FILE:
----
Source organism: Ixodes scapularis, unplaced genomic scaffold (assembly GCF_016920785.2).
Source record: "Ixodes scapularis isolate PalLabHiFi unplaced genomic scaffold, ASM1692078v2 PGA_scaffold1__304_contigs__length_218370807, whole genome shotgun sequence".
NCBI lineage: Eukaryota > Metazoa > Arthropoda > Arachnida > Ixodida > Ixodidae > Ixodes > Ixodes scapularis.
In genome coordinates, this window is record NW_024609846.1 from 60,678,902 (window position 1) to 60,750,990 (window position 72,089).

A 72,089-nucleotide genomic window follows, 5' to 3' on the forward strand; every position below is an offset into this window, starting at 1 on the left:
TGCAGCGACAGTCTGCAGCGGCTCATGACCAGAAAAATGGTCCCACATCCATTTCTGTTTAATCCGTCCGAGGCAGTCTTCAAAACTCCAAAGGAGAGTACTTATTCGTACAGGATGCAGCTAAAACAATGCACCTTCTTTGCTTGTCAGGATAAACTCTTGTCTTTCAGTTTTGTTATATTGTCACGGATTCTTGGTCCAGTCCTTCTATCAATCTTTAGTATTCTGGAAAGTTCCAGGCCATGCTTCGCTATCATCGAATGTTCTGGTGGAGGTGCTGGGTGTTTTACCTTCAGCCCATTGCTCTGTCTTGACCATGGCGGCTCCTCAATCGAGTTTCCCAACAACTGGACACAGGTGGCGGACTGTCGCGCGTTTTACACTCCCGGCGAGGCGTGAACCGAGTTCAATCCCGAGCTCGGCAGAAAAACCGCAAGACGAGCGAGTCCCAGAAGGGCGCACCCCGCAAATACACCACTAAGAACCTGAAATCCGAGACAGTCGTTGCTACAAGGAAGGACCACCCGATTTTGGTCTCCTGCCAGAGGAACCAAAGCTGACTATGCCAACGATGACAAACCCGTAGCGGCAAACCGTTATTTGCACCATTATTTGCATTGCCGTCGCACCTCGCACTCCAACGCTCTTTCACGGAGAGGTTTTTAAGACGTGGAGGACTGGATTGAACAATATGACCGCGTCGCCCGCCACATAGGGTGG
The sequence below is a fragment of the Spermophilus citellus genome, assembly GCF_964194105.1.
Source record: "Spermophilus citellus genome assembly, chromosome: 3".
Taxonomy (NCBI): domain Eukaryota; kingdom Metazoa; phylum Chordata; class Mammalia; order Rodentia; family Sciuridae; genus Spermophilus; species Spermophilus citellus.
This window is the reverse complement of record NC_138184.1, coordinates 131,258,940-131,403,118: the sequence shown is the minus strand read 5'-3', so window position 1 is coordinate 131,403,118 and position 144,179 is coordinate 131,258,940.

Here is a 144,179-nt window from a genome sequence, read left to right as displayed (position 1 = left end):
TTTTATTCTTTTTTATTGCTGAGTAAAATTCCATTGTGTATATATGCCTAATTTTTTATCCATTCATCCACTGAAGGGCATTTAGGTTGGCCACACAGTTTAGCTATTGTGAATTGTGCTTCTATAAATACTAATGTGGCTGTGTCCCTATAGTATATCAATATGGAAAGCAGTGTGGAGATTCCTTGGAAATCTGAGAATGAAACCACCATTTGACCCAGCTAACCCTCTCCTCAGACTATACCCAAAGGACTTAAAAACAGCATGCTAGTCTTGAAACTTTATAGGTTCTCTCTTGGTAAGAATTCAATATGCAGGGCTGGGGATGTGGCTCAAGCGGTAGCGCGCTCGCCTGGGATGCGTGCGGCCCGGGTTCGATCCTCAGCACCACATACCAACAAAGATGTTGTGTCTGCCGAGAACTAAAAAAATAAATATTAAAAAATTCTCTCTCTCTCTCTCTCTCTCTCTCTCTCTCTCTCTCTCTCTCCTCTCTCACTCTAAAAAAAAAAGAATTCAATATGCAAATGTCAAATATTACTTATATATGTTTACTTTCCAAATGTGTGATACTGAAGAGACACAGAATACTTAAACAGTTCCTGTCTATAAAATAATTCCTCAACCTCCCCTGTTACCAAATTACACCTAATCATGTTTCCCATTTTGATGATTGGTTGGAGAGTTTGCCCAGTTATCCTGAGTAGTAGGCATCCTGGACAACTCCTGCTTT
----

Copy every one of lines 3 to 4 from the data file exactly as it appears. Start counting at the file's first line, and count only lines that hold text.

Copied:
NCBI lineage: Eukaryota > Metazoa > Arthropoda > Arachnida > Ixodida > Ixodidae > Ixodes > Ixodes scapularis.
In genome coordinates, this window is record NW_024609846.1 from 60,678,902 (window position 1) to 60,750,990 (window position 72,089).